Facing a December 11 expiration of the current federal spending authorization, lawmakers this week passed a five-day continuing resolution to keep the federal government open through December 16 while they continue to seek agreement on agency funding for the rest of the fiscal year. Although a bill to extend 50-plus expired and expiring tax provisions might move through Congress separately, the fate of that package now is tied to the so-called omnibus spending bill.

Leadership and the senior members of the tax writing committees remain in discussions about a potential deal that would make some tax provisions permanent and provide multi-year extensions for others, but with many moving parts in play, a smaller short-term deal could be the fallback.

To safeguard against the possibility of a long-term extenders deal falling flat, House Ways and Means Committee Chairman Kevin, Brady, R-Texas, on December 7 released the Tax Increase Prevention and Real Estate Investment Act of 2015, which would retroactively extend the last year’s expired tax deductions, credits, and incentives through 2016 and make certain provisions more generous for 2016 only. The House has not taken action on the bill yet, and Ways and Means Chairman Brady has made clear that it is a “Plan B” in the event that the longer-term deal cannot be finalized.

This time last year, tax writers were similarly negotiating what they hoped would be a major tax deal to permanently extend a number of business and individual tax credits and deductions, but when negotiations broke down, the fallback was a one-year across-the-board retroactive extension that was signed into law December 19, 2014 only to expire again at the end of the year.

As of December 16, 2015, Republican and Democratic negotiators in the House clinched a deal late Tuesday on a $1.1 trillion spending bill and a huge package of tax breaks and tax extenders. The bill is expected to be paired with legislation that would extend about $750 billion in expiring tax breaks for businesses and individuals. This bill is currently not law but is expected to be voted on by both legislative chambers in the coming days.

The major provisions of the agreement are provided below:

Permanent provisions

Business: The agreement would permanently extend (and in some cases modify) the following provisions:

  • The research and experimentation credit;
  • Increased expensing limits under section 179;
  • The subpart F exception for active financing income;
  • 15-year straight-line cost recovery for qualified leasehold improvements, qualified restaurant buildings and improvements, and qualified retail improvements;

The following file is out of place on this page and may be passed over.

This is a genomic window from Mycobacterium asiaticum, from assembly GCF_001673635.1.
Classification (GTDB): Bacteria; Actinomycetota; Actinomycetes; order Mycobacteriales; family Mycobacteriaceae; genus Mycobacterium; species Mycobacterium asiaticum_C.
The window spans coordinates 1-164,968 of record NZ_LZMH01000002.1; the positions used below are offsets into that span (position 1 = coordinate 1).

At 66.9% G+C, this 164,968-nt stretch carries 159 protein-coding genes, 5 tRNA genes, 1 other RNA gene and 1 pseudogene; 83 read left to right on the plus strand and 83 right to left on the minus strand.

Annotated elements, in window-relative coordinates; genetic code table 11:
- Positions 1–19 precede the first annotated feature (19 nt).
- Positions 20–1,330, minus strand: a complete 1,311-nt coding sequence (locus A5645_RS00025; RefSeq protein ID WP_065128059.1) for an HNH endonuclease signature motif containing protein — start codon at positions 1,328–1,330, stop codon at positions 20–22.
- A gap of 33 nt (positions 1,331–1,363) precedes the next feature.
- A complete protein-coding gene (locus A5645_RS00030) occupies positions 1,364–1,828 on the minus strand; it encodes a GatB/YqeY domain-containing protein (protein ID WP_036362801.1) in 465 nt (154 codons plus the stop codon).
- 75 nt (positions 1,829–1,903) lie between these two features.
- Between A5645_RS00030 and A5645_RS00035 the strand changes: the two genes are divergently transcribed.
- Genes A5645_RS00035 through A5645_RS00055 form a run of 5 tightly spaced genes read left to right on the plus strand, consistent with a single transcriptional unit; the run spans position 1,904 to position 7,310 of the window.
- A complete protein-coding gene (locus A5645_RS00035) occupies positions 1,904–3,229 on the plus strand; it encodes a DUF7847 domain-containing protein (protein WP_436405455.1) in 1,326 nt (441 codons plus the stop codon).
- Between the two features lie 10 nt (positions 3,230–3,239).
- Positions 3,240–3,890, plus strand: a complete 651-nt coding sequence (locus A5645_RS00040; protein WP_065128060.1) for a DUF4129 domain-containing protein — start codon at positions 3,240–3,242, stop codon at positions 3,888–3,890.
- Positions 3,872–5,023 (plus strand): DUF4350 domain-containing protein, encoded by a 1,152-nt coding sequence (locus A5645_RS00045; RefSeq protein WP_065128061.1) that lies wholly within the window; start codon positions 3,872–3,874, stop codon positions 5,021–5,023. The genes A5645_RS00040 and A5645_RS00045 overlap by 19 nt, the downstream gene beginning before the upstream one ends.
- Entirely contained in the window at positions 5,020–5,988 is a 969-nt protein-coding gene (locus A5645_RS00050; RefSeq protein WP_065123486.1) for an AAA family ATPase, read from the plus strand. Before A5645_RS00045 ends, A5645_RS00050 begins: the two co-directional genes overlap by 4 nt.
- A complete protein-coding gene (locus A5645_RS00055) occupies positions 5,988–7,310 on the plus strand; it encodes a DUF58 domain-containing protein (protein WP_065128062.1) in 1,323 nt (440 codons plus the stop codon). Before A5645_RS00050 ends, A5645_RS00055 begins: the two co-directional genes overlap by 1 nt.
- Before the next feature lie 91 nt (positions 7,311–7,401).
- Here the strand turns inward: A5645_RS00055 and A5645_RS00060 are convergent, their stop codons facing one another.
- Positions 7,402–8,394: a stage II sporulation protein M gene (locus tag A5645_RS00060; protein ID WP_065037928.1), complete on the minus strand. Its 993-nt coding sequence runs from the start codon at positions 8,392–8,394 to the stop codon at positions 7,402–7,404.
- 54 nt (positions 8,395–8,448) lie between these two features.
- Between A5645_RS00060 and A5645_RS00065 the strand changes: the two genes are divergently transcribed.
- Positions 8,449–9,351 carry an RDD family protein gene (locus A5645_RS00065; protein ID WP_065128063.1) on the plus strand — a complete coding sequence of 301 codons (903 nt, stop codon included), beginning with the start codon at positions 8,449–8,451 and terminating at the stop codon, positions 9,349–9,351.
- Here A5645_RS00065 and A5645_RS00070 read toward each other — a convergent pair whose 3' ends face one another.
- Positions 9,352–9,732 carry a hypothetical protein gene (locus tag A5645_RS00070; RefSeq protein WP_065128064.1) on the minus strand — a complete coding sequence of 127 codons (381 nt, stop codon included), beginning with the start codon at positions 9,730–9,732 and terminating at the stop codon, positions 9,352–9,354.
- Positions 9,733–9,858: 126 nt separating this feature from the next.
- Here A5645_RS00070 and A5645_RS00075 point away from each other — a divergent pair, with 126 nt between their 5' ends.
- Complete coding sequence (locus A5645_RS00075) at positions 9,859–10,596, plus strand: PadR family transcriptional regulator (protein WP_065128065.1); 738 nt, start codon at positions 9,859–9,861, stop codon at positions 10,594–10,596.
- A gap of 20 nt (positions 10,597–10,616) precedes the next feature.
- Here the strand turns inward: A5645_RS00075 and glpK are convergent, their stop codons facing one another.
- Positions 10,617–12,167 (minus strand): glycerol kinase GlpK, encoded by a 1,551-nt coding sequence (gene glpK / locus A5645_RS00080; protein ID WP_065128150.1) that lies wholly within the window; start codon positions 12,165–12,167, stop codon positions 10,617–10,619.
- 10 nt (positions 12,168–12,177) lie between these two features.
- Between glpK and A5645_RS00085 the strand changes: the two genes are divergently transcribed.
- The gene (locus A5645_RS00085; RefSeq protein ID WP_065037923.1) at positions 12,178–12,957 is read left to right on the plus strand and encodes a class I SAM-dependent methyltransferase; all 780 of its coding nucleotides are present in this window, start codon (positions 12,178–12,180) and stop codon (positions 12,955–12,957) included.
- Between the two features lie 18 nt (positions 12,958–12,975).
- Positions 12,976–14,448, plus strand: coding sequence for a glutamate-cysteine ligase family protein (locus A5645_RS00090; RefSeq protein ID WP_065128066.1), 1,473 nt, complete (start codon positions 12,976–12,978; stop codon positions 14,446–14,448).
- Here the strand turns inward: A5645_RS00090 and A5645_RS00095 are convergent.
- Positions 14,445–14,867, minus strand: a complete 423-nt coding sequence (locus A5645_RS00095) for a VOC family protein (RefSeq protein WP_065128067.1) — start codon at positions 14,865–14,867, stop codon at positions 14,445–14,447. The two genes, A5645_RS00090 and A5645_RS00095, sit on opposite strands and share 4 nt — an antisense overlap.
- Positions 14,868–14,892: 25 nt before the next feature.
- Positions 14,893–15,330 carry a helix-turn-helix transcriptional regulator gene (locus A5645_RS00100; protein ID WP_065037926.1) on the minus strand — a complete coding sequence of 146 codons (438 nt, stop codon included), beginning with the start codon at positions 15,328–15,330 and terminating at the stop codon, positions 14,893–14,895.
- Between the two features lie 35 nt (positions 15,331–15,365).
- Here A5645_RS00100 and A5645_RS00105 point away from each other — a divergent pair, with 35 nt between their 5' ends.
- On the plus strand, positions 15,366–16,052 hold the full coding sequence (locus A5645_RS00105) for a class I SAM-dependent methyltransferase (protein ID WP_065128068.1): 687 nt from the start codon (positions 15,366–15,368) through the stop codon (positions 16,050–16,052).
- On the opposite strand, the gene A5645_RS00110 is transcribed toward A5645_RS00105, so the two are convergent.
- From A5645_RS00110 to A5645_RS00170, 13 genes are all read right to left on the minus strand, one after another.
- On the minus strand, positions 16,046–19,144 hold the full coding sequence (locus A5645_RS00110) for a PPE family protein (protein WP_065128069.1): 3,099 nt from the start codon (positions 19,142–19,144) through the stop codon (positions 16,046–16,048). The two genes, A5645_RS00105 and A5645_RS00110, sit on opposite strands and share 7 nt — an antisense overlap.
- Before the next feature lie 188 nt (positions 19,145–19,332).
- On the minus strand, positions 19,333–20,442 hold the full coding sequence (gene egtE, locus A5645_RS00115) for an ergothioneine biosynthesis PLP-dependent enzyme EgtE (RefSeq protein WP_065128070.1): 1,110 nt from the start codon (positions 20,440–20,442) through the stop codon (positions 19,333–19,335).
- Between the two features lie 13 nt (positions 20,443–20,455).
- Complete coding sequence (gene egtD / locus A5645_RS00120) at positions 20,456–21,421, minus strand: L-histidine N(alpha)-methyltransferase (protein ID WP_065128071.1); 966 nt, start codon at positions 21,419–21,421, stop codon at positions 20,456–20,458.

• The minimum 9 percent low-income housing tax credit rate for nonfederally subsidized buildings;
  • The employer wage credit for employees who are active duty members of the uniformed services;
  • Provisions allowing pass-through character of interest-related dividends and short-term capital gains dividends from regulated investment companies (RICs) to foreign investors;
  • RIC qualified investment entity treatment under the Foreign Investment in Real Property Tax Act (FIRPTA); and
  • The reduced recognition period for S corporation built-in gains tax.

Individual: For individuals, the agreement would permanently extend the:

  • Itemized deduction for state and local general sales taxes in lieu of income taxes;
  • Above-the-line deduction for classroom expenses paid by elementary and secondary school teachers;
  • American Opportunity Tax Credit for higher education expenses;
  • Parity for the income exclusion for employer-provided mass transit and parking benefits; and
  • Enhancements to the earned income tax credit and child tax credit that were enacted in the American Recovery and Reinvestment Act of 2009 and scheduled to expire in 2017. These provisions were key to gaining Democratic support for the agreement; however, the agreement also provides for new safeguards to address Republican concerns about fraud and improper payments in these programs. The agreement does not include a provision sought by key House Democrats that would have indexed the child tax credit to inflation.

Charitable giving: Charitable giving incentives that would be made permanent (and in some cased modified) under the agreement include:

  • Tax-free treatment of distributions from individual retirement plans by individuals age 70-1/2 and older for charitable purposes;
  • The special rules for contributions of capital gain real property made for conservation purposes;
  • The enhanced charitable deduction for contributions of food inventory;
  • The modification of tax treatment of certain payments to controlling exempt organizations; and
  • The basis adjustment to stock of S corps making charitable contributions of property.

Long-term extensions

Several other significant business provisions would not be made permanent but would receive multi-year extensions. The agreement would extend the following provisions for five years:

  • Bonus depreciation and the election to accelerate alternative minimum tax credits in lieu of first-year bonus depreciation, phased down over five years and sunsetting in 2020. The agreement provides for 50 percent bonus depreciation in 2015, 2016, and 2017; 40 percent in 2018; and 30 percent in 2019.
  • The lookthrough rule for payments between related controlled foreign corporations under the foreign personal holding company rules.
  • The new markets tax credit and
  • The work opportunity tax credit (expanded to make the credit available to employers who hire certain long-term unemployed individuals).

December 18, 2015 12:00 am